What does other characters think about Romeo and Juliet? Like, what does Friar Lawrence think about Romeo, and The Nurse's opinion about Juliet?
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They have the fewest lines of the major characters in the play, but they clearly play the role of concerned parents. When we first meet Romeo after the opening fight, it is after a long conversations between Montague and Benvolio. Montague expresses how concerned he is at Romeo's recent depression, and he asks Benvolio to find out what is going on. In the last scene of the play, we find out that Lady Montague has died of an apparent "broken heart." I always find this awkward announcement of her death strange, but it evens things up so each family in the play loses two members.
Typically, these characters are played with a bit more emotion and edge to them than the Montagues. Capulet certainly has a fiery temper that causes him to lash out at Juliet, his wife, and the Nurse. However, he also clearly holds his daughter on a pedastal. Early on he denies Paris' request to marry her because Capulet does not believe she is ready, and later, Capulet promises his daughter's hand to Paris because he believes he is going to cheer up his family. Lady Capulet seems to put more on Juliet's shoulders, and she wants her daughter to marry Paris and seems to see this as a crowning achievement for the family. She also washes her hands of Juliet quickly after Juliet resists and becomes a bit cold. This rough side is shown again when Lady Capulet plans the murder of Romeo after the fight in Act III with Tybalt.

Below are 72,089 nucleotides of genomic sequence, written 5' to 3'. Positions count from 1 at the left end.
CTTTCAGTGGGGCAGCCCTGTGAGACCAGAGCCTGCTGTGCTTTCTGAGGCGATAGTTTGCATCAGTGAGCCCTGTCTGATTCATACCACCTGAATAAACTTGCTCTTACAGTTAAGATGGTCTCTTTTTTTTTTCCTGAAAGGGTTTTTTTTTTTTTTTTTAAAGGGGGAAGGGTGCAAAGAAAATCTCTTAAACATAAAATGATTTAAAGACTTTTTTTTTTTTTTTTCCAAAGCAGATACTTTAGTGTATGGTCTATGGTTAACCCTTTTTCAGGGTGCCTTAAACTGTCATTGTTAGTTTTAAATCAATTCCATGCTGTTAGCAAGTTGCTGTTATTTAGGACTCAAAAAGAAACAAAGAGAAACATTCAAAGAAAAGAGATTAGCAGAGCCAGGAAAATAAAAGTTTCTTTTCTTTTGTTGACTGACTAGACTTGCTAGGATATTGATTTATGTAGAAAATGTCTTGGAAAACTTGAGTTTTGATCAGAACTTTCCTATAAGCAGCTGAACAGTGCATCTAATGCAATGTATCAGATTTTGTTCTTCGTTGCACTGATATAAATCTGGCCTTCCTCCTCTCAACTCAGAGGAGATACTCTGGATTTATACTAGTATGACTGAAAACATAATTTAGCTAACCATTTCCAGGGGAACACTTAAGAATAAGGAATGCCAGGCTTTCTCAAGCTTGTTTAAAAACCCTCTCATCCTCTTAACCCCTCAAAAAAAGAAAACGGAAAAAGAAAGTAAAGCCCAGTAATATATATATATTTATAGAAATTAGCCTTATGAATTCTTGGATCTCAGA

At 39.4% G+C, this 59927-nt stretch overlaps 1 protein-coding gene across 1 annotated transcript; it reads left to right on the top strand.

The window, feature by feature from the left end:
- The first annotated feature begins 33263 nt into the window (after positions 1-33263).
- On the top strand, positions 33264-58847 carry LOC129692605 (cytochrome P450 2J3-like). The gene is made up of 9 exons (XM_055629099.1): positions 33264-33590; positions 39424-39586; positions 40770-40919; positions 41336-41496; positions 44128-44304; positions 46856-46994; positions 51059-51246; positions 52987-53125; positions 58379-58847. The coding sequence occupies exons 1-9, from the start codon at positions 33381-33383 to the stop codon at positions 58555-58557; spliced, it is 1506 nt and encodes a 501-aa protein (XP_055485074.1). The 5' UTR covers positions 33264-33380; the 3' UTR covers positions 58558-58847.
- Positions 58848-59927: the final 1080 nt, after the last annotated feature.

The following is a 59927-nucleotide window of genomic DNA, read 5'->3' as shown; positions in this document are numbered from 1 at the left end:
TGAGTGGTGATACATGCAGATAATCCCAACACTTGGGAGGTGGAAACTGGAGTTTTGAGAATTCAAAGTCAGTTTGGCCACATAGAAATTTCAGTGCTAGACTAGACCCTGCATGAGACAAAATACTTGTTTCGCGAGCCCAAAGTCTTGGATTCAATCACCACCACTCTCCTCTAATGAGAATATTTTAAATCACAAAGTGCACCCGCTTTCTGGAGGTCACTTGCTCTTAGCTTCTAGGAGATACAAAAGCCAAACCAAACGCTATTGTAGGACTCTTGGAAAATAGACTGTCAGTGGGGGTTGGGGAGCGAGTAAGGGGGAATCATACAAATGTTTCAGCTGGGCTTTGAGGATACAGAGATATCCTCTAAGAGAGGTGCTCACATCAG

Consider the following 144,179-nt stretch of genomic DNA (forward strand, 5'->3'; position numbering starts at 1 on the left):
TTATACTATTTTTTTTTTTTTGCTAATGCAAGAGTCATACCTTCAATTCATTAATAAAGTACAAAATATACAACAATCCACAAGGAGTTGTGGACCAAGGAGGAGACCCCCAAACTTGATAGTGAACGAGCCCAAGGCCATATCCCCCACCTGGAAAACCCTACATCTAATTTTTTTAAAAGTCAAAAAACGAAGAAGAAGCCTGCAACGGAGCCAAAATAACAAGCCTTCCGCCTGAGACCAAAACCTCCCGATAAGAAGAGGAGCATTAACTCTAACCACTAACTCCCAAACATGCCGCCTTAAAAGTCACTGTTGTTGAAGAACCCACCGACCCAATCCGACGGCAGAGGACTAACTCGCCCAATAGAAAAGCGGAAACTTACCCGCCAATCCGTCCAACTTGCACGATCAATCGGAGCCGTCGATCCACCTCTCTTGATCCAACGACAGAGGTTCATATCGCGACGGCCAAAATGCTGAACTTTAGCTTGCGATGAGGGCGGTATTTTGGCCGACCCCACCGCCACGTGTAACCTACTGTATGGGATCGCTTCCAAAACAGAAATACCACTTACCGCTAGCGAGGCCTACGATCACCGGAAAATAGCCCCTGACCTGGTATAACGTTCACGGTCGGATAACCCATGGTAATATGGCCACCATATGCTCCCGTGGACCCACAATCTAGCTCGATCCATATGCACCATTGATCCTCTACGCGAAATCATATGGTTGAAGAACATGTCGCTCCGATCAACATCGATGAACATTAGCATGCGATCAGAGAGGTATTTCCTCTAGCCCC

The Friar looks at Romeo as a young friend, and there he seems to relish his mentor role with him. If you look at Friar's longer speeches and interaction with Romeo and Juliet, he is always giving some sort of advice. The major problem, however, is that the good Friar does poorly in adhering to his own advice. He tells Romeo to move slowly and he wants to bring the families together, but he contradicts this good advice by allowing them to marry quickly and coming up with a plan to trick the families into believing their children are dead.
The Nurse tries to be a mentor to Juliet and sees herself as a mother figure, but she ends up being more of a friend and "yes man" for her instead. There are two problems. First, the nurse lacks intelligence and is shown time and again as a babbling fool with a good heart. Second, she is still a servant of the family, and her bond with Juliet makes her a pleaser instead of a solid friend or mentor.
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